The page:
Developing predictive and transparent approaches to the analysis of metabolite profiles across patient cohorts is of critical importance for understanding the events that trigger or modulate traits of interest (e.g., disease progression, drug metabolism, chemical risk assessment). However, metabolites’ chemical structures are still rarely used in the statistical modeling workflows that establish these trait-metabolite relationships. Herein, we present a novel cheminformatics-based approach capable of identifying predictive, interpretable, and reproducible trait-metabolite relationships. As a proof-of-concept, we utilize a previously published case study consisting of metabolite profiles from non-small-cell lung cancer (NSCLC) adenocarcinoma patients and healthy controls. By characterizing each structurally annotated metabolite using both computed molecular descriptors and patient metabolite concentration profiles, we show that these complementary features enhance the identification and understanding of key metabolites associated with cancer. Ultimately, we built multi-metabolite classification models for assessing patients’ cancer status using specific groups of metabolites identified based on high structural similarity through chemical clustering. We subsequently performed a metabolic pathway enrichment analysis to identify potential mechanistic relationships between metabolites and NSCLC adenocarcinoma. This cheminformatics-inspired approach relies on the metabolites’ structural features and chemical properties to provide critical information about metabolite-trait associations. This method could ultimately facilitate biological understanding and advance research based on metabolomics data, especially with respect to the identification of novel biomarkers.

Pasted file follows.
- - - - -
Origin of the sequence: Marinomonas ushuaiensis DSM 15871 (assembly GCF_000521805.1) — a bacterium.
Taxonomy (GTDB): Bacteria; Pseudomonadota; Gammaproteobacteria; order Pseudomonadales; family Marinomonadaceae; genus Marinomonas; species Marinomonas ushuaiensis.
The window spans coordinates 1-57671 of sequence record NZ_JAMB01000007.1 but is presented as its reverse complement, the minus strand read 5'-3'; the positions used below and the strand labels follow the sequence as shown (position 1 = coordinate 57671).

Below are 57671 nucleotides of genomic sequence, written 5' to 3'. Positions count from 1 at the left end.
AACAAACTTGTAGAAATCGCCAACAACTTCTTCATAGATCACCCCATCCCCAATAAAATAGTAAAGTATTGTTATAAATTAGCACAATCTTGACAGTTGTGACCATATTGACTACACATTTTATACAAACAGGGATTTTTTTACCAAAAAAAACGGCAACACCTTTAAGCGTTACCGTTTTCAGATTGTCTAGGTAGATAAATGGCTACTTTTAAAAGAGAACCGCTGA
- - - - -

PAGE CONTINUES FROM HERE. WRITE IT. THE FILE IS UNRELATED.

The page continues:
Our new paper in the Journal of Cheminformatics.